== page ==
Preparing Your Garden
The rainy season is an excellent time to grow new plants, but excess water can prove to be too much of a good thing. Make sure that young plants and plants that are too fragile to withstand the onslaught of a storm are well sheltered.
Trim your trees and plants before the rain starts. This ensures that enough air and sunshine gets through to every part of the tree and also to any plants that are growing in their shade. Clear your garden and ensure that water does not stagnate anywhere. Excess water that collects and stagnates can cause the plants to rot and die. If you are putting in new plants, choose those plants that can withstand the moisture of the season. Prepare the ground around new plants so that the excess water drains away.
Make sure that the pits around your plants are shallow during this season. Stagnant water not only serves as a breeding ground for mosquitoes, it can also result in root-rot. Spread mulch around your plants. The rain water that soaks through this will bring in additional nutrients for your garden.
Earthworms are good for your garden, so if you find them concentrated in a single place, pick them up and spread them around. They dig deep into the earth and nitrate the soil.
Getting Rid of Weeds and Pests
Remember, if the select plants of your choice can thrive in this season, so can weeds. Pull them out and ensure that they don’t grow back again during this season. Otherwise they could spread fast and choke up your garden.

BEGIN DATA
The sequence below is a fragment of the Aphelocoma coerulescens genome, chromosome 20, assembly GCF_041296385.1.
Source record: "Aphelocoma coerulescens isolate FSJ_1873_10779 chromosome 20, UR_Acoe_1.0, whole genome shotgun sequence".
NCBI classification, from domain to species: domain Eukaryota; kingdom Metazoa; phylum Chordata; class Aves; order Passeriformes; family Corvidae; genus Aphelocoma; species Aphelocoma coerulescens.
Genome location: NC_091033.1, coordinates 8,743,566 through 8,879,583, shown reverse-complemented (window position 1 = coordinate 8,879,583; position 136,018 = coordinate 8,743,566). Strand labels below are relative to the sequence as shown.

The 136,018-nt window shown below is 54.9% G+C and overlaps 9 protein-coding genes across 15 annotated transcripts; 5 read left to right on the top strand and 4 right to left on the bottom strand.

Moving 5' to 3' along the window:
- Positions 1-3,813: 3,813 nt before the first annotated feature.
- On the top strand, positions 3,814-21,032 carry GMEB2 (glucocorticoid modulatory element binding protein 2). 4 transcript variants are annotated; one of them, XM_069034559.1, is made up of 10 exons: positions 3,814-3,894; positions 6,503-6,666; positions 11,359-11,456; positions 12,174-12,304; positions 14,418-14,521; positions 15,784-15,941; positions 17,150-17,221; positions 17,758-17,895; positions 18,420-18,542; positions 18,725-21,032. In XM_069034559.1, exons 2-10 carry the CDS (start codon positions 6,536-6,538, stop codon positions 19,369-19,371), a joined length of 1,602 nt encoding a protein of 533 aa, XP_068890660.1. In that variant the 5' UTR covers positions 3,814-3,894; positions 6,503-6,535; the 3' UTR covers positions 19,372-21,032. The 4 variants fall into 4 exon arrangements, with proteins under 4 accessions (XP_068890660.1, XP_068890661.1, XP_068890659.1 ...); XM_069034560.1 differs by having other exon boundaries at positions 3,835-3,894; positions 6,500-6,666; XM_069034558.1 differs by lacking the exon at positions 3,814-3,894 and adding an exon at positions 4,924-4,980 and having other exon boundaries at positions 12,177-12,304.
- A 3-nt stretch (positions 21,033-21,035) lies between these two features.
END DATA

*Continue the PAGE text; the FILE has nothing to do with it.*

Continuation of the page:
Grasshoppers and other insects that can attack your plants also thrive during the monsoon season. Take preventive measures to keep them out and address the issue at once if you see any signs of pests in your garden. Frogs, toads and birds are excellent natural pest control options. Encourage them, if you have the space, with small ponds and bird-baths.
If you have to use pesticides, try to go in for the safe and organic options. They might cost more initially, but they can pay back a lot in terms of good health besides being better ecologically.
Watch out for plant mildew, a white powdery substance that can shrivel up leaves and stems, which affects photosynthesis. Get rid of it if you spot it. Constant dampness in the stems and leaves serves an invitation to this disease. Do not water plants from the top during monsoons. Mix a tablespoon of baking soda and some liquid soap in a gallon of water and spray it on susceptible plants. This is a preventive measure; it will not be of much use once the plants are affected.
Take Advantage of the Rains
Move indoor plants outside but ensure that delicate plants are not exposed directly to the rains. Keep these in a sheltered area or under the shades of trees.
Harvest rain water. If you don’t have collecting tanks, at least channel the rain water so that it flows through your garden. Do not allow the rain water to drain away on the streets. Preferably, excess water should be allowed to drain away into the earth so that it can return to the water table.
Take advantage of the rains to grow your garden. You will need to plan well and take measures to control pests and diseases. If you plan your monsoon gardening well, your garden will sport a rich look for the entire year with home-grown fruits and vegetables and beautiful flowers.
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